Is @trusted the wrong direction?

Jonathan M Davis newsgroup.d at
Sat Nov 9 18:33:09 UTC 2019

On Saturday, November 9, 2019 9:22:05 AM MST Dominikus Dittes Scherkl via 
Digitalmars-d wrote:
> I always thought trusted functions shouldn't be a thing. Almost
> never a whole function need to be trusted, but only a few lines
> of code. What we need instead are trusted blocks. Those can be
> simulated with anonymous nested functions, but the syntax is ugly
> as hell while complete trusted functions should be forbidden.

Really, the fact that @trusted is at the function level is just an
unnecessary complication. From the caller's perspective, @safe and @trusted
are identical. Whether the function has been vetted for memory safety by the
compiler or by a programmer doesn't matter to the caller. So, the fact that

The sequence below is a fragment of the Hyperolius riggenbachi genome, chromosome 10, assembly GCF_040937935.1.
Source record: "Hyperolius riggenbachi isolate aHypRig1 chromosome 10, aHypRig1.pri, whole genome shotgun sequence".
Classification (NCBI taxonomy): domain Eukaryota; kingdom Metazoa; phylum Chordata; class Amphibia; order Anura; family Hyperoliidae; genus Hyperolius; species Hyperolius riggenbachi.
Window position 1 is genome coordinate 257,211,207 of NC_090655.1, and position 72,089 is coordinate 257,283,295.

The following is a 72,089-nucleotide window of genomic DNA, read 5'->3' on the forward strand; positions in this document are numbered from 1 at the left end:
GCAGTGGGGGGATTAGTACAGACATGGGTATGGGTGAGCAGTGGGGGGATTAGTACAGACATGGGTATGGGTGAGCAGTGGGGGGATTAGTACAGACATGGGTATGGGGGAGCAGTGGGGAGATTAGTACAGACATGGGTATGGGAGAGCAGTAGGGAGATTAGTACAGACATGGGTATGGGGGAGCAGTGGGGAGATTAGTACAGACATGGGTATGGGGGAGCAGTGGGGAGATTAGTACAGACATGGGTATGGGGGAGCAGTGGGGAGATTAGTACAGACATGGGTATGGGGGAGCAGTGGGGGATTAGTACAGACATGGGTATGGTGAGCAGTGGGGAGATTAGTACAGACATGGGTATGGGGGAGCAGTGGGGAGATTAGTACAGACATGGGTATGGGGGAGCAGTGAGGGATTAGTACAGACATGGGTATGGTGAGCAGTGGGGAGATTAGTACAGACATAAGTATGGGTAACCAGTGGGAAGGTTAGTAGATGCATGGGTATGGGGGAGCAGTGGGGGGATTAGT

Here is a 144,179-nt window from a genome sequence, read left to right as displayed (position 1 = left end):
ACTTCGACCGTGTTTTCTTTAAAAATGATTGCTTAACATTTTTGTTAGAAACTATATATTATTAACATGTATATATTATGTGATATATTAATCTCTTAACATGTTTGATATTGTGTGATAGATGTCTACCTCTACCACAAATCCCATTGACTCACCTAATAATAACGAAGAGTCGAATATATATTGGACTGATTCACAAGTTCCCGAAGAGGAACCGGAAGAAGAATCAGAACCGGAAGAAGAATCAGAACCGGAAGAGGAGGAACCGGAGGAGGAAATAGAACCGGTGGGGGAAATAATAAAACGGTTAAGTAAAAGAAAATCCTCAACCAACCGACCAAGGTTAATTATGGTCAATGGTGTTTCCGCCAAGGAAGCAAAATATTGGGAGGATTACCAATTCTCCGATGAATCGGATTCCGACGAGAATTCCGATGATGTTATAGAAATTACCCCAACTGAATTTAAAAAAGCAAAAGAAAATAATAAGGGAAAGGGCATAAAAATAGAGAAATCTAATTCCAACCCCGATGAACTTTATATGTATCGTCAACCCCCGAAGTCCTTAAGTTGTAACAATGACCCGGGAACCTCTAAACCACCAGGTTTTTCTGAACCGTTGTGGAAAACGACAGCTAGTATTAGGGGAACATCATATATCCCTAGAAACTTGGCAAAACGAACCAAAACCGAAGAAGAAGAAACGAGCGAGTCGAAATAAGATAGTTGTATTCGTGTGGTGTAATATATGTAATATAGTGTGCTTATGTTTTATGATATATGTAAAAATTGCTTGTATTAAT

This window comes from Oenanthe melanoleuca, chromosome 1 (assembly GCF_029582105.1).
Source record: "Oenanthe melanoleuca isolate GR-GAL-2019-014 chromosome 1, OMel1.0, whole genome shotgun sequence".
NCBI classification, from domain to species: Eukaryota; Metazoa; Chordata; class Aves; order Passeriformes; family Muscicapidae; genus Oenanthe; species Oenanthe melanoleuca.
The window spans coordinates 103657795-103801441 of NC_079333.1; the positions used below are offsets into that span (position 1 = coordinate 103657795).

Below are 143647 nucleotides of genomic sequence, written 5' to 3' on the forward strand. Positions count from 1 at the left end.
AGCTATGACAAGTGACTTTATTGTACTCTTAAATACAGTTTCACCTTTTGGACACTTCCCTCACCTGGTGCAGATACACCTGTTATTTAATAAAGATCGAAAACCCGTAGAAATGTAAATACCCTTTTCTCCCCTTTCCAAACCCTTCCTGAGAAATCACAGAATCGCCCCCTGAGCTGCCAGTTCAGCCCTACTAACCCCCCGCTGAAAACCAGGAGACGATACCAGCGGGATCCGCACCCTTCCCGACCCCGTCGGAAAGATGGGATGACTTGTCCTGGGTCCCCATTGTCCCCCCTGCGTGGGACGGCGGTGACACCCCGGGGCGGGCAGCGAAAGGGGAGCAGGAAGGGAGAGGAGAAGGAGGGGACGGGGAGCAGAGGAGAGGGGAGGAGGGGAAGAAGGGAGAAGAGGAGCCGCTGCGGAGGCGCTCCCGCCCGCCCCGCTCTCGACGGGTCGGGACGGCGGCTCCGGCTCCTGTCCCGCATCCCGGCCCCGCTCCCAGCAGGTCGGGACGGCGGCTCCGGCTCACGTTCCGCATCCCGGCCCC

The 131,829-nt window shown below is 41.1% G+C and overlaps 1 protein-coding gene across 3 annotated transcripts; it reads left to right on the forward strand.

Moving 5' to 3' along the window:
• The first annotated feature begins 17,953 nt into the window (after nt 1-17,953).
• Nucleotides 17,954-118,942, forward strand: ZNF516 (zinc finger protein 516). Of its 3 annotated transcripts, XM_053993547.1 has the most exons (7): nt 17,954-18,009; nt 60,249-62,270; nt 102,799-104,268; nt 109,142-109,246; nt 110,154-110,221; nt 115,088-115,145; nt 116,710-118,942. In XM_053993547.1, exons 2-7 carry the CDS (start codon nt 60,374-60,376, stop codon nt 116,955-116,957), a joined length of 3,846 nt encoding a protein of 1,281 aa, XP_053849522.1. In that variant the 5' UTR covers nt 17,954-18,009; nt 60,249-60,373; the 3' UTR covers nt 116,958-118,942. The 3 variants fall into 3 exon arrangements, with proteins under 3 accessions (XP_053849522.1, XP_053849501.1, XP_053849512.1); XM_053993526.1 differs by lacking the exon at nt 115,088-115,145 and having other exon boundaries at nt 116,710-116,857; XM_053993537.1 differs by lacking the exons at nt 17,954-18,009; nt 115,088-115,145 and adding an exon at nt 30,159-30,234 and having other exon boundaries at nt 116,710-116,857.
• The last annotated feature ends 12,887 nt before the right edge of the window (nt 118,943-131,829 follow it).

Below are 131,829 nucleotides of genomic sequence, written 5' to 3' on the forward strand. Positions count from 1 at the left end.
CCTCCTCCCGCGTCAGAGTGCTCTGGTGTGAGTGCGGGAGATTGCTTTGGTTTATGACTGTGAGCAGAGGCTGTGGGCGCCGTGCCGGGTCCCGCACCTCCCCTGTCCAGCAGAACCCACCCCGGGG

there's an API difference just causes problems (though fortunately, it's
really just metaprogramming that's negatively affected by it).

I think that it would definitely be a good idea to add @trusted blocks of
some kind to the language, but what that should look like is an open
question. I also don't know how easy it would be to convince Walter to
accept such a DIP, since I don't know what he currently thinks about the
issue. For the moment, using @trusted lambdas is the best that we have, but
yeah, it's ridiculously verbose and ugly. It also can cause bugs when you
forget to call the lambda. Either way, using @trusted on non-lambda
functions should usually be discouraged. Sometimes, it does make sense to
use @trusted on large blocks of code, but most of the time, it doesn't, and
it makes it a lot harder to figure out what exactly was @system that needed
to be @trusted when a lot of code was @trusted at once.

- Jonathan M Davis

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